Taue Ceti is in the habitable zone only if we make generous assumptions. Tau Ceti f has likely resided in the habitable zone for much less than 1 billion years as per some researchers. The other three Tau Ceti planet candidates (b, c and d) all orbit considerably closer to the star than do e and f, making them likely too hot to harbour life-like conditions. All five Tau Ceti worlds are likely larger than planet Earth. Planets e and f are estimated to be 4.3 and 6.6 times bigger than Earth, respectively; the other three planets appear to harbour the size of 2 and 4 Earth masses.

TOI 700 D

TOI 700d orbits its M-type dwarf star 16% the distance of the earth orbits the sun. It is considered the first Earth-Sized planet to be discovered. TOI 700d is one of the only few Earth-size planets discovered in a star’s habitable zone as of now, the others might also include several planets in the TRAPPIST-1 system. The TOI 700 is a cool M dwarf star located just over 100 light years from the southern constellation Dorado.

It is roughly 40% of our sun’s mass and size and about half its surface temperature.  The innermost planet, called TOI 700b, is almost exactly Earth-size, is probably rocky and completes an orbit every 10 days. The middle planet, TOI 700c, is 2.6 times larger than Earth- between the sizes of Earth and Neptune-orbits every 16 days and is likely a a-dominated world. TOI  700d, the outermost known planet in the system and the only one in the habitable zone, measures 20% larger than Earth, orbits every 37 days and receives from its star 86% of the energy that the Sun provides to Earth.

The climate models examined a variety of surface types and atmospheric compositions typically associated with what scientists regard to be potentially habitable worlds. Because TOI 700d is tidally locked to its star, the planer’s cloud formations and wind patterns may be strikingly different from Earth’s.

One simulation included an ocean-covered TOI 700 d with a dense, carbon-dioxide-dominated atmosphere similar to what scientists suspect surrounded Mars when it was young. The model atmosphere contains a deep layer of clouds on the star-facing side. Another model depicts TOI 700 d as a cloudless, all-land version of modern Earth, where winds flow away from the night side of the planet and converge on the point directly facing the star.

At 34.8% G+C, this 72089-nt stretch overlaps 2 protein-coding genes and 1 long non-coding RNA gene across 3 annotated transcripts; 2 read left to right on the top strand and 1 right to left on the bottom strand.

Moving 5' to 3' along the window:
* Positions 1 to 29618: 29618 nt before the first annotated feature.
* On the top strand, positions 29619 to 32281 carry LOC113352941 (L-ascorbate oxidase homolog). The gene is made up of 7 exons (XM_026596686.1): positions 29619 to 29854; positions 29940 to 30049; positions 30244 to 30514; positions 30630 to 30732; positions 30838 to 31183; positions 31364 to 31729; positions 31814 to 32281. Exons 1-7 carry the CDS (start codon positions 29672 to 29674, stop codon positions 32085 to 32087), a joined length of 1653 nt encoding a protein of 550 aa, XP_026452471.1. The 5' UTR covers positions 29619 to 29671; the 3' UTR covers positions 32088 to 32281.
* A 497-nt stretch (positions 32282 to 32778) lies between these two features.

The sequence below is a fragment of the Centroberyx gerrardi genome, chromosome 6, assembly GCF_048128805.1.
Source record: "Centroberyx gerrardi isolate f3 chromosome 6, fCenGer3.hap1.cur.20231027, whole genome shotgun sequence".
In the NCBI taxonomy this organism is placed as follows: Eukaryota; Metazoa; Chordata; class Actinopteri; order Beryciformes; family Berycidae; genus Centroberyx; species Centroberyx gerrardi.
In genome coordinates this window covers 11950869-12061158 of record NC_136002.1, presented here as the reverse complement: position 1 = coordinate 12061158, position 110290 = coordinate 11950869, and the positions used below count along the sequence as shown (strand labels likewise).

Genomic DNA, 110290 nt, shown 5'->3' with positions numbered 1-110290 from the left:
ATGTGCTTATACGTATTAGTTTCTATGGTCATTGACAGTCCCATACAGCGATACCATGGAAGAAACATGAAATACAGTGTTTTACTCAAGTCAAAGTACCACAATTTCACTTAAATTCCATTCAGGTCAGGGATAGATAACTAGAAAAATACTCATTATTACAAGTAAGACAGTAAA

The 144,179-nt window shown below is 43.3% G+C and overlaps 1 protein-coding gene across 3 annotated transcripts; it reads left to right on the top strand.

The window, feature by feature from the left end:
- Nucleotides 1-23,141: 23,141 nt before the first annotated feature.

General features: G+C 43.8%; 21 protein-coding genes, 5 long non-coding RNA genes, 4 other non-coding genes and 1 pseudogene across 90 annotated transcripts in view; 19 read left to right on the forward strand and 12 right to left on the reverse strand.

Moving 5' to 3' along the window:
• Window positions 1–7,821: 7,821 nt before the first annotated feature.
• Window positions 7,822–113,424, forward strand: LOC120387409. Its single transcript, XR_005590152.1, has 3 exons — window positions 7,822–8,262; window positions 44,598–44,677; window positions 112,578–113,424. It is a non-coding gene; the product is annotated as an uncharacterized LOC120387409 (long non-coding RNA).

GLIESE 667CC

Gliese 667C, also known as GJ 667C, is a red dwarf star located in the Gliese 667 triple star system. It is the smallest and dimmest star in the system, with about one-third the mass of our Sun. Gliese 667C gained significant attention because it was found to host several exoplanets, including potentially habitable ones. In 2013, a team of astronomers discovered three super-Earth planets orbiting Gliese 667C within the star’s habitable zone—the region where conditions might be suitable for liquid water to exist on the surface.

The three planets are named Gliese 667Cc, Gliese 667Ce, and Gliese 667Cf. Gliese 667Cc, the second planet in the system, has received the most attention due to its potential for habitability. It is estimated to be about 4.5 times the mass of Earth and orbits its star at a distance of about 0.12 AU, completing an orbit in roughly 28 Earth days.

The GJ667Cc receives a radiation flux which is about 90% of what we receive from our Sun on Earth. Although most of this radiation is emitted in the Infrared (IR), it is most likely enough to allow for liquid water on the planetary surface. The temperature could be a pleasant 30 degree C if we assume a planetary atmosphere that is similar to the Earth’s. Further observations are needed to answer if GJ 667Cc truly supports liquid water and if the conditions on this planet are appropriate for the hosting life.

KIC-7340288 B

Officially named KIC-7340288 b, the planet discovered by young researcher Michelle Kunimoto is among 17 planets discovered by her while doing her PhD at University of British Colombia (UBC), Canada. The KIC-7340288 b is just 1 ½ times the size of Earth – small enough to be considered rocky, instead of gaseous like the giant planets of the Solar System – and in the habitable zone of its star. The planet has a year that is 142 ½ days long, orbiting its star at 0.444 Astronomical Units (AU) – just bigger than Mercury’s orbit in our Solar System, and gets about a third of the light Earth gets from the Sun.

KEPLER-9D